Speaking at the 2017 Frankfurt Motor Show, BMW board member, Klaus Frolich, confirmed that the M2’s rear-drive layout would be granted a stay of execution unlike other members of BMW’s compact family, which will switch to front-wheel drive.
“It was such a good car... I think it would be a very good idea to continue that legacy,” Frolich said when asked about the M2’s chances of retaining a rear-wheel drive chassis.
The development means the M2 will continue to offer a unique point of difference compared to its closest rivals, the Audi RS 3 and Mercedes-AMG A 45, which both feature transverse engines and all-wheel drive systems derived from front- wheel drive underpinnings.
Enthusiasts are certain to be buoyed by the news that the M2 will retain a traditional rear-drive configuration with a longitudinal six-cylinder, as per the current generation model
The news was also welcomed by BMW Australia CEO Marc Werner, with the M2 already representing around half of the M-division’s current sales volumes, despite its relatively recent introduction.
Werner also hinted that the M2 would also benefit from a wider range in an attempt to capitalise on the interest generated by the critically acclaimed M2
“Our company has clearly decided that there will be regular impulses of the M2, which I believe is the right way forward,” he says.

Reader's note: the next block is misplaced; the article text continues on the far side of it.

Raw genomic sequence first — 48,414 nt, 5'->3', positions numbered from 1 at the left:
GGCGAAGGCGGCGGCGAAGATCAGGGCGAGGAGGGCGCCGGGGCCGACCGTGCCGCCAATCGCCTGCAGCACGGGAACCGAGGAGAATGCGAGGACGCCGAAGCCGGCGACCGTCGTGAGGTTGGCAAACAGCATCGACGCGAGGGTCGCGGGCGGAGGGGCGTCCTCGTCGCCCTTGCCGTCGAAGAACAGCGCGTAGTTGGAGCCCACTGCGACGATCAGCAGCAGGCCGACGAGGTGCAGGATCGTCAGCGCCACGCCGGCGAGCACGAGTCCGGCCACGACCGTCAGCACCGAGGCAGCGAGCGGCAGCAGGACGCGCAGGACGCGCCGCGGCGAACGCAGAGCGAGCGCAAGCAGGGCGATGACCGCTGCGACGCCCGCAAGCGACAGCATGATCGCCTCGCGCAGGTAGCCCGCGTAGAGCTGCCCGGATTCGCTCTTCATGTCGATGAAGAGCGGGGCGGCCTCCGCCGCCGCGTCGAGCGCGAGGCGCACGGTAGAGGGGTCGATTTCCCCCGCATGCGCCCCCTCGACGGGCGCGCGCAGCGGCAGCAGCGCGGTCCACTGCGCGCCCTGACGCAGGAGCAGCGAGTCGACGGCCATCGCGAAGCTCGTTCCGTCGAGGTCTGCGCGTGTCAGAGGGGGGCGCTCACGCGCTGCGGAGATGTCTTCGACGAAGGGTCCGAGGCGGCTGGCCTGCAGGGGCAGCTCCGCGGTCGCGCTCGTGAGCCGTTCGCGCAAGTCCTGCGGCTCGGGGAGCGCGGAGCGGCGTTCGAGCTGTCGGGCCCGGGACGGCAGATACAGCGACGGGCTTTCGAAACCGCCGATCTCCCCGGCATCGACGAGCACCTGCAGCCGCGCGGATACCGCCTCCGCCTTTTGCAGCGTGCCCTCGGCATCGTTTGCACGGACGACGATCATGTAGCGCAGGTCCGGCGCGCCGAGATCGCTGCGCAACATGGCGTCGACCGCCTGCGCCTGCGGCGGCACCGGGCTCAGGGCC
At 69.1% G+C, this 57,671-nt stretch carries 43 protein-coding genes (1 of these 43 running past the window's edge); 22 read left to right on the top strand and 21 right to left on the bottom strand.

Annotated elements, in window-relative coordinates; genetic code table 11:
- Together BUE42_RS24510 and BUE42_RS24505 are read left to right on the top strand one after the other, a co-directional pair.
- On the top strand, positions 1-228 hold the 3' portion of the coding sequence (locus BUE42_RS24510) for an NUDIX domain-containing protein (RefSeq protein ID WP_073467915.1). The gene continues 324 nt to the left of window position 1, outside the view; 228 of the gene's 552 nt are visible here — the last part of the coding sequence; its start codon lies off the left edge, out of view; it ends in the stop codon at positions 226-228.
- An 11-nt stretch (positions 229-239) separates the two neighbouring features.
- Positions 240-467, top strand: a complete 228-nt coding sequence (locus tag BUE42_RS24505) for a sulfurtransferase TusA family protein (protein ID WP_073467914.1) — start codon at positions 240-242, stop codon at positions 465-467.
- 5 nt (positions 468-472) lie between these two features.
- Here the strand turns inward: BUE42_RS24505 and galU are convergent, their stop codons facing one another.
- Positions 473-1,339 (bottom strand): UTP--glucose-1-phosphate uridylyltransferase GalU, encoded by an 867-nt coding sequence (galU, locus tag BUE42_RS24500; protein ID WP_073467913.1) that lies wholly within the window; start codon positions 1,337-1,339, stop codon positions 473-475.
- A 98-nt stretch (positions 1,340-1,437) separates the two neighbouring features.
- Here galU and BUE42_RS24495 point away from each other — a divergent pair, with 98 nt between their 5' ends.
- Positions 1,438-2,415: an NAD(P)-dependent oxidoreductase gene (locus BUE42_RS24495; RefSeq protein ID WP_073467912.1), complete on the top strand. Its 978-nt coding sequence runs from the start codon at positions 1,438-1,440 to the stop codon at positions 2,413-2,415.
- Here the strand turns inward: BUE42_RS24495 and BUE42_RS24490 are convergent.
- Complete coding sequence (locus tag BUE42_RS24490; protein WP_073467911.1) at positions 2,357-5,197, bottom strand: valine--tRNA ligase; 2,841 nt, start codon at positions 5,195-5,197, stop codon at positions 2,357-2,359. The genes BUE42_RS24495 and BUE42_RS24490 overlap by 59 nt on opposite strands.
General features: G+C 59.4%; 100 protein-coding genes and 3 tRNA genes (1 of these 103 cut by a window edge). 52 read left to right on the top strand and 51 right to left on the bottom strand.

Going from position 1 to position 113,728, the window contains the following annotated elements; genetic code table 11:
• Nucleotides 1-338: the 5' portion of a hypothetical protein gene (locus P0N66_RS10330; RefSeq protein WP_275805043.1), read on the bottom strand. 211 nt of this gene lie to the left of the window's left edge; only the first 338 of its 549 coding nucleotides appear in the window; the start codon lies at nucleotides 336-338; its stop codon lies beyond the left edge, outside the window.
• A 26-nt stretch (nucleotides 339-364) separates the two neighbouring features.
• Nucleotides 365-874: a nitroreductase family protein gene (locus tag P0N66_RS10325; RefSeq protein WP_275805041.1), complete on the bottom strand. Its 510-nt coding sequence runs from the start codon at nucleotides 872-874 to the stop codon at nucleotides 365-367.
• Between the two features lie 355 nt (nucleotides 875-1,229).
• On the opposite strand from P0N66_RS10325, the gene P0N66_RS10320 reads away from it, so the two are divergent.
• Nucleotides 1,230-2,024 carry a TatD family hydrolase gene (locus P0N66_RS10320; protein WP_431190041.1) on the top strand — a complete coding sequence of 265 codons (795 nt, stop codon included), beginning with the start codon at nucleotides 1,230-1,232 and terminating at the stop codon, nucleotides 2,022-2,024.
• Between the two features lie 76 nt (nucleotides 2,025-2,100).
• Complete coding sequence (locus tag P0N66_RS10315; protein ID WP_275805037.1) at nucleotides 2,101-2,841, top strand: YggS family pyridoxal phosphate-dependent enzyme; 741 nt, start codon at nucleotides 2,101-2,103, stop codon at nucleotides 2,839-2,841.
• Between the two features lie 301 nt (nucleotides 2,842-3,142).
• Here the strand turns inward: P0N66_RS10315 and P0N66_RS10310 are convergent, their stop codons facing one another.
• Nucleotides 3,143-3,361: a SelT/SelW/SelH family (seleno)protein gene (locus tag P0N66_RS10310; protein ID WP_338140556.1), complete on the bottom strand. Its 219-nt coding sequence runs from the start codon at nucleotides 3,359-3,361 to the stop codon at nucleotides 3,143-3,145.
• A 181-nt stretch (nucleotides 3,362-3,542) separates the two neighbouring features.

The impulses Werner refers to are BMW-speak for additional variants or limited edition models, which will be used to keep sales on the boil.
The idea isn’t without precedent, with the larger M4 Coupe range growing to include not only the regular car offered from launch, but also Competition Pack and CS variants, plus a limited edition flagship GTS model, each with tweaks to dynamics, performance, exhaust sound and styling.
Economies of scale, and market influence will see other small BMW models, like the 1-Series hatch range, move to a front wheel drive mechanical package to reduce weight and increase efficiency and interior accommodation.
An uprated M Performance model is still likely, potentially with all-wheel drive grip, however a pure M variant is less likely.
“We are really happy with our six-cylinder because for BMW and BMW M that is a heritage engine… it’s got a long history,” he said, adding that one option for a four-cylinder would be a hybrid system, which can bolster low rev torque.
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